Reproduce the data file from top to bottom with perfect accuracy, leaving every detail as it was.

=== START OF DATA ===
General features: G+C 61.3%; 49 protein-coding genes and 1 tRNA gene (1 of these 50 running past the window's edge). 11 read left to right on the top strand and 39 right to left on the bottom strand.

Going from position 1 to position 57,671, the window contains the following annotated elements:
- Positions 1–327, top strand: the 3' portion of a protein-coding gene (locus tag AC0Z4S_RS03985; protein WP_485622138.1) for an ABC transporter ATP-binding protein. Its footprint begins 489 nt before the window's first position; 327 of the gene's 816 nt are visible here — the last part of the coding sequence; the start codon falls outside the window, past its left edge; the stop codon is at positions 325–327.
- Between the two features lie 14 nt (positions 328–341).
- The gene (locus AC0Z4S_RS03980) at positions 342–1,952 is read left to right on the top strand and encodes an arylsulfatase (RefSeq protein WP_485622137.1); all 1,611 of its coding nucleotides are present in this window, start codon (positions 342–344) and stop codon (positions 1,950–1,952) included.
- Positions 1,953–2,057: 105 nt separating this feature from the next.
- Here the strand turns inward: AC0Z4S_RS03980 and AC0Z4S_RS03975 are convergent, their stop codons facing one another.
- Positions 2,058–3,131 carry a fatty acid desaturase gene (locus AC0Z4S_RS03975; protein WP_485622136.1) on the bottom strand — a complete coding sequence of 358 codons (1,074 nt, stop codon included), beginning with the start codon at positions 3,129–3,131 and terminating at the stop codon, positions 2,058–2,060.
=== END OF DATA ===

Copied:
General features: G+C 61.3%; 49 protein-coding genes and 1 tRNA gene (1 of these 50 running past the window's edge). 11 read left to right on the top strand and 39 right to left on the bottom strand.

Going from position 1 to position 57,671, the window contains the following annotated elements:
- Positions 1–327, top strand: the 3' portion of a protein-coding gene (locus tag AC0Z4S_RS03985; protein WP_485622138.1) for an ABC transporter ATP-binding protein. Its footprint begins 489 nt before the window's first position; 327 of the gene's 816 nt are visible here — the last part of the coding sequence; the start codon falls outside the window, past its left edge; the stop codon is at positions 325–327.
- Between the two features lie 14 nt (positions 328–341).
- The gene (locus AC0Z4S_RS03980) at positions 342–1,952 is read left to right on the top strand and encodes an arylsulfatase (RefSeq protein WP_485622137.1); all 1,611 of its coding nucleotides are present in this window, start codon (positions 342–344) and stop codon (positions 1,950–1,952) included.
- Positions 1,953–2,057: 105 nt separating this feature from the next.
- Here the strand turns inward: AC0Z4S_RS03980 and AC0Z4S_RS03975 are convergent, their stop codons facing one another.
- Positions 2,058–3,131 carry a fatty acid desaturase gene (locus AC0Z4S_RS03975; protein WP_485622136.1) on the bottom strand — a complete coding sequence of 358 codons (1,074 nt, stop codon included), beginning with the start codon at positions 3,129–3,131 and terminating at the stop codon, positions 2,058–2,060.